How is genital herpes treated?
Antivirus treatment is given to control the virus from multiplying inside your body, therefore making the symptoms and signs less visible. Treatment is different if this is your first outbreak or if you suffer from recurrent outbreaks. Severity and quantity will determine the type of medication your doctor will give you. There are two medications that are used, your doctor will decide which medicine best suits you. It is important to take the medication within 24 hours of onset of symptoms. The earlier you take the medicine it will be more effective and may even make the disease last 1 to 2 days less than not taking any medication.
The episodes limitate itself and don’t last over 15 days, so treatment is not always necessary. Other medications such as over the counter pain killers may be taken to diminish the pain symptoms. Be sure to always let your doctor know what other medications you take to avoid interactions with these medications. Let your doctor know if you suffer from other type of diseases, such as kidney and liver failure, hematologic diseases or if you suffer from another sexually transmitted disease.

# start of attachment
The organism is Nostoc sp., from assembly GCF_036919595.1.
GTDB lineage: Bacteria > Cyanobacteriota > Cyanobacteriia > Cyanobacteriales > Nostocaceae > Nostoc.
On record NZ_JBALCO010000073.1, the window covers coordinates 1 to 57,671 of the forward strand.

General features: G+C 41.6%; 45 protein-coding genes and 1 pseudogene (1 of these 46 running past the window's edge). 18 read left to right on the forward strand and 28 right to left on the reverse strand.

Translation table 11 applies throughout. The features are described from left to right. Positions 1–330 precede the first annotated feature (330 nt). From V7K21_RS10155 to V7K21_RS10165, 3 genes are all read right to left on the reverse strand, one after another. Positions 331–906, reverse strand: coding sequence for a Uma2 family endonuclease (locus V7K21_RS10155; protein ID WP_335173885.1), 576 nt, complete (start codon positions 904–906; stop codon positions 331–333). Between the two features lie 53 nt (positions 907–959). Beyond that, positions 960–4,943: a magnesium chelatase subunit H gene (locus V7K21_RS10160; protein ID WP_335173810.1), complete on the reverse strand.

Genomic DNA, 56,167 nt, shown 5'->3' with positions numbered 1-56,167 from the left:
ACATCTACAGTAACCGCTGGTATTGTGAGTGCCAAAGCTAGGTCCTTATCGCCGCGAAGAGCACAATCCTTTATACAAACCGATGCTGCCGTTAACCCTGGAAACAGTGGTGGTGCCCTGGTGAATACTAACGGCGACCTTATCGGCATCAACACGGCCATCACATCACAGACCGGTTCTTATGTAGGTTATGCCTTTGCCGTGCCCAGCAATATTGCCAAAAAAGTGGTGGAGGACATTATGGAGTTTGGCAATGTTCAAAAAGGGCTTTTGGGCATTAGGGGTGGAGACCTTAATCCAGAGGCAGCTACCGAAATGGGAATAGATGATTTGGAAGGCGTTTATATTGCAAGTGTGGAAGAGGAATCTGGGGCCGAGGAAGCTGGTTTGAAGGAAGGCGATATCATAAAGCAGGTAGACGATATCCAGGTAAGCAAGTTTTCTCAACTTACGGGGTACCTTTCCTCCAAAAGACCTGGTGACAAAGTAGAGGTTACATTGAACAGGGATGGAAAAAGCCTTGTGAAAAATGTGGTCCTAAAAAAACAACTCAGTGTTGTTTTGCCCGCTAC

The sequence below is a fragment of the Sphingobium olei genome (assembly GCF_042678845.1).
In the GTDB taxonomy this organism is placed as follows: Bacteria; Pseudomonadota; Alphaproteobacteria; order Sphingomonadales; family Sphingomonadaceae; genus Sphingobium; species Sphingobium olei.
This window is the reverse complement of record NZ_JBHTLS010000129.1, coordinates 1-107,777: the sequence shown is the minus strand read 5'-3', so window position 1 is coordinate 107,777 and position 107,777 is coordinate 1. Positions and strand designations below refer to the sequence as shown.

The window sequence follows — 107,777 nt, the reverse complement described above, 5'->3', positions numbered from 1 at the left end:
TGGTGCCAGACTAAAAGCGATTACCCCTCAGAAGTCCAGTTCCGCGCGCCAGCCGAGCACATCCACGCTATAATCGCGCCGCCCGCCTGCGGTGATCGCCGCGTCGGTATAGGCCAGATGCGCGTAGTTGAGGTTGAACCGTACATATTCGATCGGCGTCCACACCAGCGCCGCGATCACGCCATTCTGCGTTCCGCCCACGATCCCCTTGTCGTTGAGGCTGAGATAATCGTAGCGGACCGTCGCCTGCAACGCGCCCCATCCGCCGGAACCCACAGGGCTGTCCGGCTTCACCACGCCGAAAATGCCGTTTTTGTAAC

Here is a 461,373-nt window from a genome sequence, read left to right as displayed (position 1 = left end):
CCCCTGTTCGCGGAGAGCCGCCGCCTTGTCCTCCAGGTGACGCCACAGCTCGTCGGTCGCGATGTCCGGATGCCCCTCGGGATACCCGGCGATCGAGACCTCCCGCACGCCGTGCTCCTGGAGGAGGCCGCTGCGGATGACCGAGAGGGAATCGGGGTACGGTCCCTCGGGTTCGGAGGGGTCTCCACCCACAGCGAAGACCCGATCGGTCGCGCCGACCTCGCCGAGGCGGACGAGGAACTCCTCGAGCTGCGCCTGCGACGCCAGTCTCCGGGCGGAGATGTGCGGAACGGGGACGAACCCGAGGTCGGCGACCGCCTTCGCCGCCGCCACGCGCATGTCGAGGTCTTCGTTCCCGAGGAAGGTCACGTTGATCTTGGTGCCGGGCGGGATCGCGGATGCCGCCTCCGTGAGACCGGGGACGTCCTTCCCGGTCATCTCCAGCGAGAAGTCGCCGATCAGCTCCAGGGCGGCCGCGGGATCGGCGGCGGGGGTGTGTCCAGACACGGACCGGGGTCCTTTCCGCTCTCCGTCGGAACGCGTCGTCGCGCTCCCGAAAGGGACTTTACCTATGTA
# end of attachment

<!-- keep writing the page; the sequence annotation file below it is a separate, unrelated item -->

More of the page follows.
|Tablets: 400 mg 800 mg||Tablets: 500 mg 1 g|
|Initial Treatment: 200 mg orally every 4 hours for 10 days or 400 mg orally every 8 hours for 17 to 10 days||Initial treatment: 1 g orally every 12 hours for 10 days.|
|Intermittent treatment for recurrent episodes: 200 mg orally every 4 hours for 5 days||Recurrent episodes: 500 mg orally every 12 hours for 3 days. Treatment should start within 24 hours from onset of symptoms.|